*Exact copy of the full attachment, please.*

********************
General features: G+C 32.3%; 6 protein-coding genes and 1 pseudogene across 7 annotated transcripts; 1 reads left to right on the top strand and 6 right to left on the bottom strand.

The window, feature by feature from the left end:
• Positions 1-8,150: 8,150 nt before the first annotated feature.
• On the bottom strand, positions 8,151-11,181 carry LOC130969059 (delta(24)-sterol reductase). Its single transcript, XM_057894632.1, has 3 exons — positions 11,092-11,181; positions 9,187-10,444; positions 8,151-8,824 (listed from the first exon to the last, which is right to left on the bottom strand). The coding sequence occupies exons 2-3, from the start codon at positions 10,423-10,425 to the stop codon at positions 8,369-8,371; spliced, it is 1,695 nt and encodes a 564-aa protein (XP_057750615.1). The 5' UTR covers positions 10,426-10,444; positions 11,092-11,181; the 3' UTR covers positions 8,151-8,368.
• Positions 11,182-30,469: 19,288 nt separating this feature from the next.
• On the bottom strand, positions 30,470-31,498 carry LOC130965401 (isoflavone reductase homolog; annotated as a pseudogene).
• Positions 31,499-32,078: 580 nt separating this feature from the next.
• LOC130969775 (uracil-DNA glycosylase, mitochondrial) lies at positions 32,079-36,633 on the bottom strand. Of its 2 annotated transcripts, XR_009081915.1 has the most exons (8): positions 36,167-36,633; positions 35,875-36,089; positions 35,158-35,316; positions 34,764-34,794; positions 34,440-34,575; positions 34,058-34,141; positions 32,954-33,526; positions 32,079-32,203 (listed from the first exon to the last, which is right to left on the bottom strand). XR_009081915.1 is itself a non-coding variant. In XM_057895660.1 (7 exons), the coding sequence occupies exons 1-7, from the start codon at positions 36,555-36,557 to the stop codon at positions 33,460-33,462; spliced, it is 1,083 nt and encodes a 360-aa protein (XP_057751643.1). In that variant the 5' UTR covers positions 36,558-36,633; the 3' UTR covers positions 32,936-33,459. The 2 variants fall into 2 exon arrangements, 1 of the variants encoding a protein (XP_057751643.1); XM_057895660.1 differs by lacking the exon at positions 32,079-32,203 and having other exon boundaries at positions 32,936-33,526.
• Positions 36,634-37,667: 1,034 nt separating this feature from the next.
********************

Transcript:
General features: G+C 32.3%; 6 protein-coding genes and 1 pseudogene across 7 annotated transcripts; 1 reads left to right on the top strand and 6 right to left on the bottom strand.

The window, feature by feature from the left end:
• Positions 1-8,150: 8,150 nt before the first annotated feature.
• On the bottom strand, positions 8,151-11,181 carry LOC130969059 (delta(24)-sterol reductase). Its single transcript, XM_057894632.1, has 3 exons — positions 11,092-11,181; positions 9,187-10,444; positions 8,151-8,824 (listed from the first exon to the last, which is right to left on the bottom strand). The coding sequence occupies exons 2-3, from the start codon at positions 10,423-10,425 to the stop codon at positions 8,369-8,371; spliced, it is 1,695 nt and encodes a 564-aa protein (XP_057750615.1). The 5' UTR covers positions 10,426-10,444; positions 11,092-11,181; the 3' UTR covers positions 8,151-8,368.
• Positions 11,182-30,469: 19,288 nt separating this feature from the next.
• On the bottom strand, positions 30,470-31,498 carry LOC130965401 (isoflavone reductase homolog; annotated as a pseudogene).
• Positions 31,499-32,078: 580 nt separating this feature from the next.
• LOC130969775 (uracil-DNA glycosylase, mitochondrial) lies at positions 32,079-36,633 on the bottom strand. Of its 2 annotated transcripts, XR_009081915.1 has the most exons (8): positions 36,167-36,633; positions 35,875-36,089; positions 35,158-35,316; positions 34,764-34,794; positions 34,440-34,575; positions 34,058-34,141; positions 32,954-33,526; positions 32,079-32,203 (listed from the first exon to the last, which is right to left on the bottom strand). XR_009081915.1 is itself a non-coding variant. In XM_057895660.1 (7 exons), the coding sequence occupies exons 1-7, from the start codon at positions 36,555-36,557 to the stop codon at positions 33,460-33,462; spliced, it is 1,083 nt and encodes a 360-aa protein (XP_057751643.1). In that variant the 5' UTR covers positions 36,558-36,633; the 3' UTR covers positions 32,936-33,459. The 2 variants fall into 2 exon arrangements, 1 of the variants encoding a protein (XP_057751643.1); XM_057895660.1 differs by lacking the exon at positions 32,079-32,203 and having other exon boundaries at positions 32,936-33,526.
• Positions 36,634-37,667: 1,034 nt separating this feature from the next.